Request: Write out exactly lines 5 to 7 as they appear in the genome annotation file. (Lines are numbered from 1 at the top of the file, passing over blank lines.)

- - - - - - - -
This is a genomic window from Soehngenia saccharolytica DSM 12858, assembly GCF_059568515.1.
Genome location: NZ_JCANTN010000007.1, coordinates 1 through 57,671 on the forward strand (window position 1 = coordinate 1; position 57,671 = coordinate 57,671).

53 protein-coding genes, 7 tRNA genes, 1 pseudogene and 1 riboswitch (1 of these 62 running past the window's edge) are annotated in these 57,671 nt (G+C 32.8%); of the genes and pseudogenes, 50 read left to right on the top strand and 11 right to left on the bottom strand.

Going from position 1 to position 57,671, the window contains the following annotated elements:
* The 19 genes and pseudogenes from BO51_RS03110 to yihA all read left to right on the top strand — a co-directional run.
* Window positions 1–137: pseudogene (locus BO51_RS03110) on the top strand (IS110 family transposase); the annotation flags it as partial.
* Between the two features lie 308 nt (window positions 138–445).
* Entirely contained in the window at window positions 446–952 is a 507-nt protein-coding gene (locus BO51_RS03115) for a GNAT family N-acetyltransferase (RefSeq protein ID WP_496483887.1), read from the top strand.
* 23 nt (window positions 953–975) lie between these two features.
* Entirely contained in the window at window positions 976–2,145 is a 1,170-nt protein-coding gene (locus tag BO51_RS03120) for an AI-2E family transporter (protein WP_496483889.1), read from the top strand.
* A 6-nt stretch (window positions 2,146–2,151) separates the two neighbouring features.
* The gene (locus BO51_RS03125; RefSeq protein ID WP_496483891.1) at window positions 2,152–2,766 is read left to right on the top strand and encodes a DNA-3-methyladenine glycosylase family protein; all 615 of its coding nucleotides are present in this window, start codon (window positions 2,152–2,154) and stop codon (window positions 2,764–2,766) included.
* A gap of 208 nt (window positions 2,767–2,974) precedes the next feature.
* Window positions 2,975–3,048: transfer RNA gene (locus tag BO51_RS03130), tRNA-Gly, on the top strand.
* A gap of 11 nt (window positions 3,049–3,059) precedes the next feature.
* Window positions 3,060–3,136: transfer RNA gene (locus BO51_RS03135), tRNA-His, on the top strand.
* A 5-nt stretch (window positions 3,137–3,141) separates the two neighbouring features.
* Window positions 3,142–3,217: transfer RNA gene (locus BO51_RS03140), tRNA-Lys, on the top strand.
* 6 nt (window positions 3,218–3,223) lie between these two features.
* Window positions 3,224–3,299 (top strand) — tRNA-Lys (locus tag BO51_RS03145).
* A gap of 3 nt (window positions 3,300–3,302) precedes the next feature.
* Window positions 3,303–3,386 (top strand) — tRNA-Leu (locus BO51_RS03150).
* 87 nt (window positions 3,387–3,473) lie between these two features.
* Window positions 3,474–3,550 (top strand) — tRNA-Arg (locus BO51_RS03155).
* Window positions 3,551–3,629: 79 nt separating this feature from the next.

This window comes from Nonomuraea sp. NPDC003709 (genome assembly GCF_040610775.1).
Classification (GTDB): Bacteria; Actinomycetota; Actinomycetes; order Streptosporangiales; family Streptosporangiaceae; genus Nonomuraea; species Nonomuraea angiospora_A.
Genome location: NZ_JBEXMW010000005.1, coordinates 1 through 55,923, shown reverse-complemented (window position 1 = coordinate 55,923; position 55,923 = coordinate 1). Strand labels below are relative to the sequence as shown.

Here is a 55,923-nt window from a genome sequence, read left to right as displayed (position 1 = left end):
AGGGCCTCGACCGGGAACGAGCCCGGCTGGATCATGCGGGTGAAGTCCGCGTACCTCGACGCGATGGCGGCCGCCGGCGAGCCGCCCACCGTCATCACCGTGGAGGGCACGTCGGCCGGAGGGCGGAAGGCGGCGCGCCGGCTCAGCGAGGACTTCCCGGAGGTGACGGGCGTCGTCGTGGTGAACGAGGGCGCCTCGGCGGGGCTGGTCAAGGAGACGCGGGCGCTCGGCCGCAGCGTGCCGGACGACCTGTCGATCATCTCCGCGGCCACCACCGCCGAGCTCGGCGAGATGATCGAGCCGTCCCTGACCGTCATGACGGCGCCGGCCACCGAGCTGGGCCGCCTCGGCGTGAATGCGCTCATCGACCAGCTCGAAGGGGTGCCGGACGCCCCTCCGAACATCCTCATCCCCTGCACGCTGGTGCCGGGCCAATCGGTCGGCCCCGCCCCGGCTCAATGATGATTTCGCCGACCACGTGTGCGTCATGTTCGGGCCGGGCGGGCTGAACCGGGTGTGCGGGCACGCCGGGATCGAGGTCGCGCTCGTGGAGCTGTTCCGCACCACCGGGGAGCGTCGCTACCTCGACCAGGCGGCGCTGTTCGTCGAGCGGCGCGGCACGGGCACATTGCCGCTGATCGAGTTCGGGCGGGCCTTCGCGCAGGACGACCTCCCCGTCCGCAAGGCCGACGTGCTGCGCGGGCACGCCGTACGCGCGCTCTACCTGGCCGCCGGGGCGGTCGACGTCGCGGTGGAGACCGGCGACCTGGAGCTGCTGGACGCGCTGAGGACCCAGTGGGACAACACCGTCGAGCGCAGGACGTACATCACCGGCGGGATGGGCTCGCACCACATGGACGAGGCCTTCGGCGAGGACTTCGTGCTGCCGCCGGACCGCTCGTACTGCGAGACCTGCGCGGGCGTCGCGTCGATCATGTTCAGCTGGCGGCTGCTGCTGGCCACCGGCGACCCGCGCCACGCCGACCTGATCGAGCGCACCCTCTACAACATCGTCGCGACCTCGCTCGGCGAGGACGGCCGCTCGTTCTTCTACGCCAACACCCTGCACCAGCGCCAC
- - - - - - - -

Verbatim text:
* The 19 genes and pseudogenes from BO51_RS03110 to yihA all read left to right on the top strand — a co-directional run.
* Window positions 1–137: pseudogene (locus BO51_RS03110) on the top strand (IS110 family transposase); the annotation flags it as partial.
* Between the two features lie 308 nt (window positions 138–445).